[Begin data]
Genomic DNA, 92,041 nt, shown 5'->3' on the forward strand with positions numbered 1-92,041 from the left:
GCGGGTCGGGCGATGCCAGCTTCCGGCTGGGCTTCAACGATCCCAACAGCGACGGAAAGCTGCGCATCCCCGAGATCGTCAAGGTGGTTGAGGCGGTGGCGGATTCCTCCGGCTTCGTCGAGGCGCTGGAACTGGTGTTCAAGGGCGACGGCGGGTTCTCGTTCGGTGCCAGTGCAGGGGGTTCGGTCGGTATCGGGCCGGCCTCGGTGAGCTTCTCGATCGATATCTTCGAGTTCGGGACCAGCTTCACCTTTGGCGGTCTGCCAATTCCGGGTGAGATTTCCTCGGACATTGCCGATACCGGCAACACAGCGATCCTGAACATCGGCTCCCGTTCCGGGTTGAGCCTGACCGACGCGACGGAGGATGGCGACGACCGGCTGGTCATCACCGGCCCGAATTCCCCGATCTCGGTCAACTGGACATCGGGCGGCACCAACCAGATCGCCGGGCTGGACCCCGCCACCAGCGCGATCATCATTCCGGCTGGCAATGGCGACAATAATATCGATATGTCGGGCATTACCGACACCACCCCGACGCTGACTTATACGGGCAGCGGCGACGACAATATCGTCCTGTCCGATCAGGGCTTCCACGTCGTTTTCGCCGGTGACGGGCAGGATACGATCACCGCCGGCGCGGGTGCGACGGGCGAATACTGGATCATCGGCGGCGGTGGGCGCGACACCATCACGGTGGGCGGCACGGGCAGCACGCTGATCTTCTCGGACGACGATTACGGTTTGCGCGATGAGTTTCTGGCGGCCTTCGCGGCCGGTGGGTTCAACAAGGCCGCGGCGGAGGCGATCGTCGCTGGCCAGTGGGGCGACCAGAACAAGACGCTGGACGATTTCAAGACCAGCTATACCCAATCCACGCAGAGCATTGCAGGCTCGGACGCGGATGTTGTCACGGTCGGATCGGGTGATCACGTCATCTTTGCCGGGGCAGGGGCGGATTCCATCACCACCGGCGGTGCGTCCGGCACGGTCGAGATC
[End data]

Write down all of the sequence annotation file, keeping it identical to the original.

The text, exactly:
Genomic DNA, 92,041 nt, shown 5'->3' on the forward strand with positions numbered 1-92,041 from the left:
GCGGGTCGGGCGATGCCAGCTTCCGGCTGGGCTTCAACGATCCCAACAGCGACGGAAAGCTGCGCATCCCCGAGATCGTCAAGGTGGTTGAGGCGGTGGCGGATTCCTCCGGCTTCGTCGAGGCGCTGGAACTGGTGTTCAAGGGCGACGGCGGGTTCTCGTTCGGTGCCAGTGCAGGGGGTTCGGTCGGTATCGGGCCGGCCTCGGTGAGCTTCTCGATCGATATCTTCGAGTTCGGGACCAGCTTCACCTTTGGCGGTCTGCCAATTCCGGGTGAGATTTCCTCGGACATTGCCGATACCGGCAACACAGCGATCCTGAACATCGGCTCCCGTTCCGGGTTGAGCCTGACCGACGCGACGGAGGATGGCGACGACCGGCTGGTCATCACCGGCCCGAATTCCCCGATCTCGGTCAACTGGACATCGGGCGGCACCAACCAGATCGCCGGGCTGGACCCCGCCACCAGCGCGATCATCATTCCGGCTGGCAATGGCGACAATAATATCGATATGTCGGGCATTACCGACACCACCCCGACGCTGACTTATACGGGCAGCGGCGACGACAATATCGTCCTGTCCGATCAGGGCTTCCACGTCGTTTTCGCCGGTGACGGGCAGGATACGATCACCGCCGGCGCGGGTGCGACGGGCGAATACTGGATCATCGGCGGCGGTGGGCGCGACACCATCACGGTGGGCGGCACGGGCAGCACGCTGATCTTCTCGGACGACGATTACGGTTTGCGCGATGAGTTTCTGGCGGCCTTCGCGGCCGGTGGGTTCAACAAGGCCGCGGCGGAGGCGATCGTCGCTGGCCAGTGGGGCGACCAGAACAAGACGCTGGACGATTTCAAGACCAGCTATACCCAATCCACGCAGAGCATTGCAGGCTCGGACGCGGATGTTGTCACGGTCGGATCGGGTGATCACGTCATCTTTGCCGGGGCAGGGGCGGATTCCATCACCACCGGCGGTGCGTCCGGCACGGTCGAGATC